Matthew S. Seligmann Author Of Rum, Sodomy, Prayers, and the Lash Revisited: Winston Churchill and Social Reform in the Royal Navy, 1900-1915

From my list on Churchill’s First World War Navy.

Who am I?

I am a British naval historian and winner of the Sir Julian Corbett Prize for Naval History. My main area of interest is the Anglo-German naval race before the First World War. I have written numerous books on this topic including Rum, Sodomy, Prayers, and the Lash Revisited: Winston Churchill and Social Reform in the Royal Navy, 1900-1915 (2018); The Naval Route to the Abyss: The Anglo-German Naval Race, 1895-1914 (2015); The Royal Navy and the German Threat, 1901-1914 (2012); Naval Intelligence from Germany (2007); and Spies in Uniform: British Military and Naval Intelligence on the Eve of the First World War (2006).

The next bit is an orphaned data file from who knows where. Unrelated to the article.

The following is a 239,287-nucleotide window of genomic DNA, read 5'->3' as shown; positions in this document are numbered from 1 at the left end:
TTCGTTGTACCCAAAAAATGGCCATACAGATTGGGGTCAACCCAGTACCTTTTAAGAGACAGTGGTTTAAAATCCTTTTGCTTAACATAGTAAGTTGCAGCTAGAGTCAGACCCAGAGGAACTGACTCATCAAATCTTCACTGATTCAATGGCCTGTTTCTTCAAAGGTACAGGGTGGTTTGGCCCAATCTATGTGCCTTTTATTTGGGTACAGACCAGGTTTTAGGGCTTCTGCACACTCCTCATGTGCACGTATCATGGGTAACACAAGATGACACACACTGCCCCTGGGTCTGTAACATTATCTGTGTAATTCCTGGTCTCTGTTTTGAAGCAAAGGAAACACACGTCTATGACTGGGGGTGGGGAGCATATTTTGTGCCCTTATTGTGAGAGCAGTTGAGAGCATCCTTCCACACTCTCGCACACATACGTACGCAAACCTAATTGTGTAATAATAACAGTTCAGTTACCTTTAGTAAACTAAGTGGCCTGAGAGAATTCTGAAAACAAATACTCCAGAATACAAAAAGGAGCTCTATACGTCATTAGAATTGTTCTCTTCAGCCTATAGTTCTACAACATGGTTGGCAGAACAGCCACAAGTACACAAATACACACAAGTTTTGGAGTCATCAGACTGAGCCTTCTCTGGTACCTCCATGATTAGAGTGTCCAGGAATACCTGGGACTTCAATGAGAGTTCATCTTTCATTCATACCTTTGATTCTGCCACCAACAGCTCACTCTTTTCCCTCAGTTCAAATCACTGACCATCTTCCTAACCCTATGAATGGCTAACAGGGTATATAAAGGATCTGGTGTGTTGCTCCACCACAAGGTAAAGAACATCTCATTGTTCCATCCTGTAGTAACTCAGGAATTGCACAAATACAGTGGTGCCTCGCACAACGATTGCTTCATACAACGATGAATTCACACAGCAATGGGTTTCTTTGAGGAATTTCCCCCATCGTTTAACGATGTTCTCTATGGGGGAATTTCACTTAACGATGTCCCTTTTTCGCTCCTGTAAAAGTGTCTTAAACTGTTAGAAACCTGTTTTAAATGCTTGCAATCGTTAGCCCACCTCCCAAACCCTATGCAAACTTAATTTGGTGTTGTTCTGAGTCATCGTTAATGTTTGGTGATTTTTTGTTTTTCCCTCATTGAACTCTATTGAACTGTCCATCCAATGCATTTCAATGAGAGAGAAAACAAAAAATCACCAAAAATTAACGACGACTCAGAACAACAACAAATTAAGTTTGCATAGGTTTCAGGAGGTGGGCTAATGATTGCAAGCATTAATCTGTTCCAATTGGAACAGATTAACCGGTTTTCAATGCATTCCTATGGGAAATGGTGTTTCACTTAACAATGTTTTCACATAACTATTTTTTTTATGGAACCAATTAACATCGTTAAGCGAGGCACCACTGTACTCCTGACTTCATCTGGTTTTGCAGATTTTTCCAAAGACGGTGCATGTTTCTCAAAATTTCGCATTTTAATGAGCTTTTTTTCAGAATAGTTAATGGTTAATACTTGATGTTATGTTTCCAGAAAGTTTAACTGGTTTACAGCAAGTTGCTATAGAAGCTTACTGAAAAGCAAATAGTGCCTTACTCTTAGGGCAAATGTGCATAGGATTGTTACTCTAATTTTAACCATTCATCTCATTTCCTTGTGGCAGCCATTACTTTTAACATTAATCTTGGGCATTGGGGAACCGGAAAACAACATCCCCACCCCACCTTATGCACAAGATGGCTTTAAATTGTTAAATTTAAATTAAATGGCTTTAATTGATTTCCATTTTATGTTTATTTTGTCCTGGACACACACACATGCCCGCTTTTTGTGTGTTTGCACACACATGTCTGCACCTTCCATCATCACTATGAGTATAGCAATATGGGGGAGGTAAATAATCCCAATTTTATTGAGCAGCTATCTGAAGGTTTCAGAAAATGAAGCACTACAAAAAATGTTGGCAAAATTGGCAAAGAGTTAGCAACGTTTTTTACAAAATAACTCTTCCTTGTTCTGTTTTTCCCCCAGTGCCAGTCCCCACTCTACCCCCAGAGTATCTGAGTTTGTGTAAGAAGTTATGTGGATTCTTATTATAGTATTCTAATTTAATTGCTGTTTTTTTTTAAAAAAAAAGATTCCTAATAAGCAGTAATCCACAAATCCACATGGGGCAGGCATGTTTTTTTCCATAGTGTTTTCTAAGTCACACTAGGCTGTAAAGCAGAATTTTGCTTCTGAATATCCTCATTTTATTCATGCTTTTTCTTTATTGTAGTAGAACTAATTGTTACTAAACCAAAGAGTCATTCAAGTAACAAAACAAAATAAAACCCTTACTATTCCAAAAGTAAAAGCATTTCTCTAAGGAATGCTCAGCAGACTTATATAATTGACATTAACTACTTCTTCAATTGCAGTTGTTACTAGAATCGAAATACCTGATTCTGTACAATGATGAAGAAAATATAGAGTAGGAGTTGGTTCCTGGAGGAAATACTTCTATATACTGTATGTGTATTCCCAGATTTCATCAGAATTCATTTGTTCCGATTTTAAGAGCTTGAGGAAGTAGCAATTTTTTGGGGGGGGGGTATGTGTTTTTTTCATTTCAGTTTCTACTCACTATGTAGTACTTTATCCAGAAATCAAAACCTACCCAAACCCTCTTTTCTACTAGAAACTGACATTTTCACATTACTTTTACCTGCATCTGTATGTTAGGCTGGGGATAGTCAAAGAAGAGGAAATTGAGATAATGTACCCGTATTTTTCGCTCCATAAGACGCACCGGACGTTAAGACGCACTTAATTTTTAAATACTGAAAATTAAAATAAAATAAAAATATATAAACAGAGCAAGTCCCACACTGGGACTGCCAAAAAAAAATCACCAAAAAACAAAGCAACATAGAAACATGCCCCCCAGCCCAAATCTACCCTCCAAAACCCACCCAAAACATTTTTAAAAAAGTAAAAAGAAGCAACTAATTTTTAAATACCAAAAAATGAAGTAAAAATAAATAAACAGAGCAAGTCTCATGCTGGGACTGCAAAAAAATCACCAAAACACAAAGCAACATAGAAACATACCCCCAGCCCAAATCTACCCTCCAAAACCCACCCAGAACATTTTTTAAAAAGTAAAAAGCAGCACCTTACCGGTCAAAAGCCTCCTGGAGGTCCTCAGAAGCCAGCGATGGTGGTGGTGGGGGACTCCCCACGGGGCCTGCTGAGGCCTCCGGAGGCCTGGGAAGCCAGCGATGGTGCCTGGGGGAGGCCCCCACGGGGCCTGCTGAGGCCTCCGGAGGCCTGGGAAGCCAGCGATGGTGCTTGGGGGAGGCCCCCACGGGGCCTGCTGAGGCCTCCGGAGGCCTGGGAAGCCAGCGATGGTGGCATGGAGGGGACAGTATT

Matthew's book list on Churchill’s First World War Navy

Matthew S. Seligmann Why did Matthew love this book?

A lot of ink has been spilt on why the Royal Navy was unable to overpower the German fleet at the battle of Jutland. Some focus on flaws in equipment and ship design, others on flaws in leadership and tactics, others still on poor fighting methods. This book examines the subject in the round and shows, contrary to received wisdom, that in gunnery at least, the Royal Navy entered the battle with the instruments best suited to its needs. Such failures as there were – and there were many were largely down to individual command decisions on the day.

By John Brooks,

Why should I read it?

1 author picked Dreadnought Gunnery and the Battle of Jutland as one of their favorite books, and they share why you should read it.

What is this book about?

This new book reviews critically recent studies of fire control, and describes the essentials of naval gunnery in the dreadnought era.